If you’re interested in living in the mountains, there is a lot of opportunity from Boulder to Granby to Winter Park and everywhere in between.
If, however, you want to scale down your square footage as well as your carbon footprint, a tiny house might be the right fit.
It’s all about planning, so break down the considerations into two categories: mountain living and tiny house living.
Sewage and water are important considerations. Without a well, water can be tricky to access.
Consider a rain barrel system or, if available, hooking into another homeowner’s well.
A commercial composting toilet or a DIY human waste composter are both viable alternatives to a septic system, while a greywater system lets you recycle sink, shower and laundry water.
Power and heat must be considered, too. Preexisting homes generally have these things worked out. Not so if you’re building new.
Consider getting off the power grid and using solar energy – passive and/or active. A small wind or water-powered turbine are two other ways to generate electricity.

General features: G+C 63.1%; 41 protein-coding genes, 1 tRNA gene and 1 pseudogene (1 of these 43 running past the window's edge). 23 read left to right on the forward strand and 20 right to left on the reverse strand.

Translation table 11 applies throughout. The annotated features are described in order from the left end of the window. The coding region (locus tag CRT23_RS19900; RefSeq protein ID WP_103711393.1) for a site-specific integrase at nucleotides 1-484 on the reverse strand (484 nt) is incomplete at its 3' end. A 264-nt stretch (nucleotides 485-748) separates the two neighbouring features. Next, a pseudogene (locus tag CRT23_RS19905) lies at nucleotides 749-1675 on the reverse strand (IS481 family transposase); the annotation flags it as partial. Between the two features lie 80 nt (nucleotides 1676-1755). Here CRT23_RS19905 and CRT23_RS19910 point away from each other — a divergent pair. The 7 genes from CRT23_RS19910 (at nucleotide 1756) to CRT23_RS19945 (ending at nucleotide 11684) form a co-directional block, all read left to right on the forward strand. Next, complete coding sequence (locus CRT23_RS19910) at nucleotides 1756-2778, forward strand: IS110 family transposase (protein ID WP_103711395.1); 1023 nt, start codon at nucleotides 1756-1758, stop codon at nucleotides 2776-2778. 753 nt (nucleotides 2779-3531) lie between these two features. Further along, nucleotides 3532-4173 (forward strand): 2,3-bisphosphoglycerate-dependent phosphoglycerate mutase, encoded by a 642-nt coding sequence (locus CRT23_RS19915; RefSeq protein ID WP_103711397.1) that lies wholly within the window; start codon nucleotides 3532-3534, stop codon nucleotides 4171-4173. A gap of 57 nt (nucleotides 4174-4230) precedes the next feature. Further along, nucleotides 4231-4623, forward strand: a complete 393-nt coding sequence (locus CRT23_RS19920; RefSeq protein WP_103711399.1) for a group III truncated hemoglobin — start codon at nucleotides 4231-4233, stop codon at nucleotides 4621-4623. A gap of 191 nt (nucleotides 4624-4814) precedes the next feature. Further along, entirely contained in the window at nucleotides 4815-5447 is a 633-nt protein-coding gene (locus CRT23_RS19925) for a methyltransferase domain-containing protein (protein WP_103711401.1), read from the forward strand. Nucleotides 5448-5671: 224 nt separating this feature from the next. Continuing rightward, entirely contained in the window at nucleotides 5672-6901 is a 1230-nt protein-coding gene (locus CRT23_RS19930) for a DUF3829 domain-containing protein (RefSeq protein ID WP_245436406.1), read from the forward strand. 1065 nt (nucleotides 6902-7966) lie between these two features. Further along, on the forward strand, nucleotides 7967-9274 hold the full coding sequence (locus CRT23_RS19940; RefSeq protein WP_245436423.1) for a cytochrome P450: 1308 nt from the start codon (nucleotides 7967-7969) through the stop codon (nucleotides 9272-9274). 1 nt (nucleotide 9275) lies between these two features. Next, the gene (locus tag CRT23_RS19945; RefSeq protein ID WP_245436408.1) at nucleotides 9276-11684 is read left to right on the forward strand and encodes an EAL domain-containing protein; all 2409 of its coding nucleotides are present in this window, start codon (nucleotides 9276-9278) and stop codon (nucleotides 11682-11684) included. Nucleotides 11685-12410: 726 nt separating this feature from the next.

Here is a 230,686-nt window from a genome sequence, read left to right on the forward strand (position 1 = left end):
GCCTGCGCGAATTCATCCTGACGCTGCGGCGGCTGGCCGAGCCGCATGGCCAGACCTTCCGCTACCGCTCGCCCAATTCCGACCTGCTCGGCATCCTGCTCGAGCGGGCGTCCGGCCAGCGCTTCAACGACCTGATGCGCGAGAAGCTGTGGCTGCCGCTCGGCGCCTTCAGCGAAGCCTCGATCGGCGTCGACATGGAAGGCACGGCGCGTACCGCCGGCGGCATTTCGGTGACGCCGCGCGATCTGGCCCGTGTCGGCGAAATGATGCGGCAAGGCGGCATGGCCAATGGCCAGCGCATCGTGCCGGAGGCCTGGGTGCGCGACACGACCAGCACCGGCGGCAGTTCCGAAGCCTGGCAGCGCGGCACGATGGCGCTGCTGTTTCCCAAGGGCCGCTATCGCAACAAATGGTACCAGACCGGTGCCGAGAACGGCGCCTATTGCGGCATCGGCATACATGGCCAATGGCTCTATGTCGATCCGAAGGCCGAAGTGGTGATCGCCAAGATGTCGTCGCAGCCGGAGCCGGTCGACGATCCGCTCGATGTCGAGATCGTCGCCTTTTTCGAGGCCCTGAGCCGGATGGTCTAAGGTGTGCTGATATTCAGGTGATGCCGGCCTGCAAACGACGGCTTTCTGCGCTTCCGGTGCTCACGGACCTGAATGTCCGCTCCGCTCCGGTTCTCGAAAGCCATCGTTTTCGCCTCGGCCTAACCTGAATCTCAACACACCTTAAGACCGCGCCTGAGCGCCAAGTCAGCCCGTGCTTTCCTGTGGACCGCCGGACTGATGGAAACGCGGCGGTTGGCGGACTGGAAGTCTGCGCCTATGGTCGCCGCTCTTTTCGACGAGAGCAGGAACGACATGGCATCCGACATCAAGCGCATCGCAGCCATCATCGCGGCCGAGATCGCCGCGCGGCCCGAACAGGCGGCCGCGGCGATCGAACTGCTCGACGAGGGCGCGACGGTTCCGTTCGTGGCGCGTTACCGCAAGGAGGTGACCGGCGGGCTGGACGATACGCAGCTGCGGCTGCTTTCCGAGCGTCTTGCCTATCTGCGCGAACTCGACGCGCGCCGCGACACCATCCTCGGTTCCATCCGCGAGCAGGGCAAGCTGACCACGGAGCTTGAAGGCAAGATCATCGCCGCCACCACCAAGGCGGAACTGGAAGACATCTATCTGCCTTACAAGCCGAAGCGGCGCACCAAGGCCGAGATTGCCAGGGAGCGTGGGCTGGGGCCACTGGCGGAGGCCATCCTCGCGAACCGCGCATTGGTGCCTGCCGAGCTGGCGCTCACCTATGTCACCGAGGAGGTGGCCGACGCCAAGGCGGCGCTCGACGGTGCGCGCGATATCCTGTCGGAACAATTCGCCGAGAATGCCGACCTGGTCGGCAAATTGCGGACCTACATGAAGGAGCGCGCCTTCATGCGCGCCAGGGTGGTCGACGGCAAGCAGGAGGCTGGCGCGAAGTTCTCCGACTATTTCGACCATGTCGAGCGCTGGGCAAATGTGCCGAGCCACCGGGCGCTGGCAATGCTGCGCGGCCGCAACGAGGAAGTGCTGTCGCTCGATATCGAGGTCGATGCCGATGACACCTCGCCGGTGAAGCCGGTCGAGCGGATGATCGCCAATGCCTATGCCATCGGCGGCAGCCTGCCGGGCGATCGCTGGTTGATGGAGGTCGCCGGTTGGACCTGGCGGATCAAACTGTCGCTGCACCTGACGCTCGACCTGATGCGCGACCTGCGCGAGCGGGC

Since you’re consuming less, you don’t need the grid.
As for heat, what about a wood-burning stove? It’s carbon neutral and efficient, especially in a tiny house.
Another major consideration is access. Are the roads you need to get to and from home plowed in the wintertime?
You don’t want to end up needing a Sno-Cat to get in and out. How far are you from civilization, i.e. stores, a hospital, schools, etc.?
Other things to think about include the land itself. If you’re buying acreage, are there any land covenants to consider?
Do you have water rights? And how do you feel about wildlife? In the mountains there are critters, so be prepared.
Tiny House Life
A tiny house is a great way to cut all-around costs and to reduce resource consumption.
They are generally built by hand from green and/or recycled materials. In many cases they are portable and can be towed like a trailer.
Who will live there? If it’s just you, you have no one else to consider. Not so with a spouse and/or family. Are you prepared to give up 2,000 sq. ft. and live with a few hundred?
Because of its size, a tiny house is an affordable path to home ownership. Its low cost can also free up money to spend on the land – a commodity you’ll need less of because your home is so tiny.
First, find a realtor and start talking. Scope out areas, ask questions and remember to tend to the little things – the big things will take care of themselves.
If you are looking to buy a home in the Boulder or Denver area and are interested in learning more about Boulder, Denver or Broomfield Colorado real estate, please contact Brian MacMillan at http://denverandboulderrealestate.com
Written by Brian MacMillan for Tiny House Talk
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